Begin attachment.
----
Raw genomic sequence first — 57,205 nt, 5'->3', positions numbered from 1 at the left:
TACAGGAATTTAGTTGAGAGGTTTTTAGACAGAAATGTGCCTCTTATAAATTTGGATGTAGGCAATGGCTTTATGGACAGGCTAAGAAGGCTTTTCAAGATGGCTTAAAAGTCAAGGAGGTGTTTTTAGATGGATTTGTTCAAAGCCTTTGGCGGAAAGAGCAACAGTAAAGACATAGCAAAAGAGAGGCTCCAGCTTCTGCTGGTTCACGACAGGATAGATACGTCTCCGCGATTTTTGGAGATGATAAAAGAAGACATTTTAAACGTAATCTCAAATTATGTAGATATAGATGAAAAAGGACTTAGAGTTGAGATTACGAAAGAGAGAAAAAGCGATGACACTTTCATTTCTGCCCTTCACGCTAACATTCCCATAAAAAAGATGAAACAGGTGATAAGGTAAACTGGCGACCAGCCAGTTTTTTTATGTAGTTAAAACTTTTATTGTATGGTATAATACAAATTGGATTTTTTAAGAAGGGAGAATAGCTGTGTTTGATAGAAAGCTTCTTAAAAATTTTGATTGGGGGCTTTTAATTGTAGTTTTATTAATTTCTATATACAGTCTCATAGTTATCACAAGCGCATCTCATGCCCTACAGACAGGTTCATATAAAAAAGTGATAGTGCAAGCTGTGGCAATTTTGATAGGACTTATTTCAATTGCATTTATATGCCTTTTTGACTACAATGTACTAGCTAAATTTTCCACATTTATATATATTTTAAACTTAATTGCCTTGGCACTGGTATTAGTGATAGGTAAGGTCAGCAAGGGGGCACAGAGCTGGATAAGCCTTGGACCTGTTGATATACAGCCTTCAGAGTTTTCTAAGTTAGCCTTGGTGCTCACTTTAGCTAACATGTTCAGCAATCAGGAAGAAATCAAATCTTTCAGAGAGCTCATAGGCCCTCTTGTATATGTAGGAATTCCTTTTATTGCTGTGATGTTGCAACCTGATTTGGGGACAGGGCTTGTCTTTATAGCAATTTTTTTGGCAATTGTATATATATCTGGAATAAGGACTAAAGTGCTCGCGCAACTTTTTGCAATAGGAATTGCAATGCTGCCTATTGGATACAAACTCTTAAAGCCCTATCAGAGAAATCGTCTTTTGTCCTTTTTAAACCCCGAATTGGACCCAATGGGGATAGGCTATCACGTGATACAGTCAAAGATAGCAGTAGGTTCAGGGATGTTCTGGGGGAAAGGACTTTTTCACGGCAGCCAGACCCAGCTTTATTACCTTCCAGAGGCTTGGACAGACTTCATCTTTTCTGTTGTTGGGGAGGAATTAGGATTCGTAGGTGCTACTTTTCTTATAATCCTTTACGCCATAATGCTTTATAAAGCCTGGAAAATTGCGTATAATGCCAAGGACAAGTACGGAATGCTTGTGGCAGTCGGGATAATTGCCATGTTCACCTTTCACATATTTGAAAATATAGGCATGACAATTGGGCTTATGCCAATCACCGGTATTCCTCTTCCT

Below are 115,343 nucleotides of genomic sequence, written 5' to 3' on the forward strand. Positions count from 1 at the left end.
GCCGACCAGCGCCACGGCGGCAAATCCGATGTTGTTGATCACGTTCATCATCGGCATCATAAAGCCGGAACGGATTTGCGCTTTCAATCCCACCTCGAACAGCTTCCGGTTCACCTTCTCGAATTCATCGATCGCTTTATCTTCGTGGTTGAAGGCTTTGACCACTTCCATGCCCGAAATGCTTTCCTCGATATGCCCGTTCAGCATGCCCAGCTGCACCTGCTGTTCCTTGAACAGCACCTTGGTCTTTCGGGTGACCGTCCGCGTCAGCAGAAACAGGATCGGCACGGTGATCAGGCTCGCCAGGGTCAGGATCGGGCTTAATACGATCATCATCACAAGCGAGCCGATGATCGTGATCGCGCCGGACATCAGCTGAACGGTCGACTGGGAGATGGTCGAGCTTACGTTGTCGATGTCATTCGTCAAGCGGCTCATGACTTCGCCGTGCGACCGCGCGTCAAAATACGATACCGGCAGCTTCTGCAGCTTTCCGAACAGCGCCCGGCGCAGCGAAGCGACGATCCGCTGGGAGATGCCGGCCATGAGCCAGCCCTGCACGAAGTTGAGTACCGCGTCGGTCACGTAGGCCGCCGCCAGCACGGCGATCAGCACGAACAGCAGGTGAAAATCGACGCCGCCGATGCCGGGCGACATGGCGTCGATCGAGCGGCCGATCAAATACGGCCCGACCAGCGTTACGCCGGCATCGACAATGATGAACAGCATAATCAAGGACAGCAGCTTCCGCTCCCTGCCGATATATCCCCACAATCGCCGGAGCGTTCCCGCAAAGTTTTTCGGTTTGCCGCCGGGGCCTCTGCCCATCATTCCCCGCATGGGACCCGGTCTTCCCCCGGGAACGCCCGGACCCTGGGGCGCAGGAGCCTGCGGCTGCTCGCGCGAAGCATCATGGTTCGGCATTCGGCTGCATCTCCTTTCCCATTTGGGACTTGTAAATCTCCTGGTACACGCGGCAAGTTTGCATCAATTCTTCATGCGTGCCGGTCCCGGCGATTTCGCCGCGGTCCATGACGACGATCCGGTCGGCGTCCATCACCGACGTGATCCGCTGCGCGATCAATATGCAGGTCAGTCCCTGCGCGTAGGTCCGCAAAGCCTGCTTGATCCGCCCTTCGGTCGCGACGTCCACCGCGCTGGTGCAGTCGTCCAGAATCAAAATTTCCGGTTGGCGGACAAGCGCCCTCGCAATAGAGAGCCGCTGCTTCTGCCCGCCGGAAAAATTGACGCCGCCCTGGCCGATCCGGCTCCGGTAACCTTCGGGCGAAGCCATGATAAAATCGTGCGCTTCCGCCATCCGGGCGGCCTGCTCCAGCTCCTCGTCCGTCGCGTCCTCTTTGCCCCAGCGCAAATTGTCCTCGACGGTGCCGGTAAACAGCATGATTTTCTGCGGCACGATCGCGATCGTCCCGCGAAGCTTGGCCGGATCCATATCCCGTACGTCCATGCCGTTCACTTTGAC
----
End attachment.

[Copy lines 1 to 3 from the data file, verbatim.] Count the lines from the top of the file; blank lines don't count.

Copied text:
Raw genomic sequence first — 57,205 nt, 5'->3', positions numbered from 1 at the left:
TACAGGAATTTAGTTGAGAGGTTTTTAGACAGAAATGTGCCTCTTATAAATTTGGATGTAGGCAATGGCTTTATGGACAGGCTAAGAAGGCTTTTCAAGATGGCTTAAAAGTCAAGGAGGTGTTTTTAGATGGATTTGTTCAAAGCCTTTGGCGGAAAGAGCAACAGTAAAGACATAGCAAAAGAGAGGCTCCAGCTTCTGCTGGTTCACGACAGGATAGATACGTCTCCGCGATTTTTGGAGATGATAAAAGAAGACATTTTAAACGTAATCTCAAATTATGTAGATATAGATGAAAAAGGACTTAGAGTTGAGATTACGAAAGAGAGAAAAAGCGATGACACTTTCATTTCTGCCCTTCACGCTAACATTCCCATAAAAAAGATGAAACAGGTGATAAGGTAAACTGGCGACCAGCCAGTTTTTTTATGTAGTTAAAACTTTTATTGTATGGTATAATACAAATTGGATTTTTTAAGAAGGGAGAATAGCTGTGTTTGATAGAAAGCTTCTTAAAAATTTTGATTGGGGGCTTTTAATTGTAGTTTTATTAATTTCTATATACAGTCTCATAGTTATCACAAGCGCATCTCATGCCCTACAGACAGGTTCATATAAAAAAGTGATAGTGCAAGCTGTGGCAATTTTGATAGGACTTATTTCAATTGCATTTATATGCCTTTTTGACTACAATGTACTAGCTAAATTTTCCACATTTATATATATTTTAAACTTAATTGCCTTGGCACTGGTATTAGTGATAGGTAAGGTCAGCAAGGGGGCACAGAGCTGGATAAGCCTTGGACCTGTTGATATACAGCCTTCAGAGTTTTCTAAGTTAGCCTTGGTGCTCACTTTAGCTAACATGTTCAGCAATCAGGAAGAAATCAAATCTTTCAGAGAGCTCATAGGCCCTCTTGTATATGTAGGAATTCCTTTTATTGCTGTGATGTTGCAACCTGATTTGGGGACAGGGCTTGTCTTTATAGCAATTTTTTTGGCAATTGTATATATATCTGGAATAAGGACTAAAGTGCTCGCGCAACTTTTTGCAATAGGAATTGCAATGCTGCCTATTGGATACAAACTCTTAAAGCCCTATCAGAGAAATCGTCTTTTGTCCTTTTTAAACCCCGAATTGGACCCAATGGGGATAGGCTATCACGTGATACAGTCAAAGATAGCAGTAGGTTCAGGGATGTTCTGGGGGAAAGGACTTTTTCACGGCAGCCAGACCCAGCTTTATTACCTTCCAGAGGCTTGGACAGACTTCATCTTTTCTGTTGTTGGGGAGGAATTAGGATTCGTAGGTGCTACTTTTCTTATAATCCTTTACGCCATAATGCTTTATAAAGCCTGGAAAATTGCGTATAATGCCAAGGACAAGTACGGAATGCTTGTGGCAGTCGGGATAATTGCCATGTTCACCTTTCACATATTTGAAAATATAGGCATGACAATTGGGCTTATGCCAATCACCGGTATTCCTCTTCCT

Below are 115,343 nucleotides of genomic sequence, written 5' to 3' on the forward strand. Positions count from 1 at the left end.